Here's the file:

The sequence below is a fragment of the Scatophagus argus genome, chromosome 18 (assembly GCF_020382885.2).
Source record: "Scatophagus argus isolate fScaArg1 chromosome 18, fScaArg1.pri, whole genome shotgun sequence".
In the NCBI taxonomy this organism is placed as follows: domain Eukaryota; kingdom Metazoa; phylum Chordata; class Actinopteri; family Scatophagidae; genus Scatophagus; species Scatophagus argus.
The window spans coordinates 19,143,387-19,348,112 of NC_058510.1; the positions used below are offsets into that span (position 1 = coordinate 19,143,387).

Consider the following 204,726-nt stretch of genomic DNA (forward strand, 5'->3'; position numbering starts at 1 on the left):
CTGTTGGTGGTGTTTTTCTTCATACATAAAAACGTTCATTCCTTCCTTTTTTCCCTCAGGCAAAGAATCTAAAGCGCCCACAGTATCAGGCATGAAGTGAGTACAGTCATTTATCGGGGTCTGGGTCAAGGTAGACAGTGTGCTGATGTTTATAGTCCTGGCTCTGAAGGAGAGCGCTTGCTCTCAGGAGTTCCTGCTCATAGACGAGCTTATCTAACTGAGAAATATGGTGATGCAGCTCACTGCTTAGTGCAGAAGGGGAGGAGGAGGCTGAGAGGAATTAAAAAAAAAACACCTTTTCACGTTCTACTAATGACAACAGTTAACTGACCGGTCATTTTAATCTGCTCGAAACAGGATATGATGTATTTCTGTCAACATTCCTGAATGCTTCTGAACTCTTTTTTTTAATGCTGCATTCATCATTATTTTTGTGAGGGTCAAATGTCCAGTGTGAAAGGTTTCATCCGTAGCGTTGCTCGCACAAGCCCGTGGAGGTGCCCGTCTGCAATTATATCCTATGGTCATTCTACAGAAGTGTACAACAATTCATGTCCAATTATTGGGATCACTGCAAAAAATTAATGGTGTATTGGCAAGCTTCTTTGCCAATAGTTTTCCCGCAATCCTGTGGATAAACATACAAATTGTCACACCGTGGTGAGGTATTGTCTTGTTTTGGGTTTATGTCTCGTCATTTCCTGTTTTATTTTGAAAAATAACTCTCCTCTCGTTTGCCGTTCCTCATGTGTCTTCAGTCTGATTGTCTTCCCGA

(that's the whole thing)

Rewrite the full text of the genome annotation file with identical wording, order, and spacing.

The sequence below is a fragment of the Scatophagus argus genome, chromosome 18 (assembly GCF_020382885.2).
Source record: "Scatophagus argus isolate fScaArg1 chromosome 18, fScaArg1.pri, whole genome shotgun sequence".
In the NCBI taxonomy this organism is placed as follows: domain Eukaryota; kingdom Metazoa; phylum Chordata; class Actinopteri; family Scatophagidae; genus Scatophagus; species Scatophagus argus.
The window spans coordinates 19,143,387-19,348,112 of NC_058510.1; the positions used below are offsets into that span (position 1 = coordinate 19,143,387).

Consider the following 204,726-nt stretch of genomic DNA (forward strand, 5'->3'; position numbering starts at 1 on the left):
CTGTTGGTGGTGTTTTTCTTCATACATAAAAACGTTCATTCCTTCCTTTTTTCCCTCAGGCAAAGAATCTAAAGCGCCCACAGTATCAGGCATGAAGTGAGTACAGTCATTTATCGGGGTCTGGGTCAAGGTAGACAGTGTGCTGATGTTTATAGTCCTGGCTCTGAAGGAGAGCGCTTGCTCTCAGGAGTTCCTGCTCATAGACGAGCTTATCTAACTGAGAAATATGGTGATGCAGCTCACTGCTTAGTGCAGAAGGGGAGGAGGAGGCTGAGAGGAATTAAAAAAAAAACACCTTTTCACGTTCTACTAATGACAACAGTTAACTGACCGGTCATTTTAATCTGCTCGAAACAGGATATGATGTATTTCTGTCAACATTCCTGAATGCTTCTGAACTCTTTTTTTTAATGCTGCATTCATCATTATTTTTGTGAGGGTCAAATGTCCAGTGTGAAAGGTTTCATCCGTAGCGTTGCTCGCACAAGCCCGTGGAGGTGCCCGTCTGCAATTATATCCTATGGTCATTCTACAGAAGTGTACAACAATTCATGTCCAATTATTGGGATCACTGCAAAAAATTAATGGTGTATTGGCAAGCTTCTTTGCCAATAGTTTTCCCGCAATCCTGTGGATAAACATACAAATTGTCACACCGTGGTGAGGTATTGTCTTGTTTTGGGTTTATGTCTCGTCATTTCCTGTTTTATTTTGAAAAATAACTCTCCTCTCGTTTGCCGTTCCTCATGTGTCTTCAGTCTGATTGTCTTCCCGA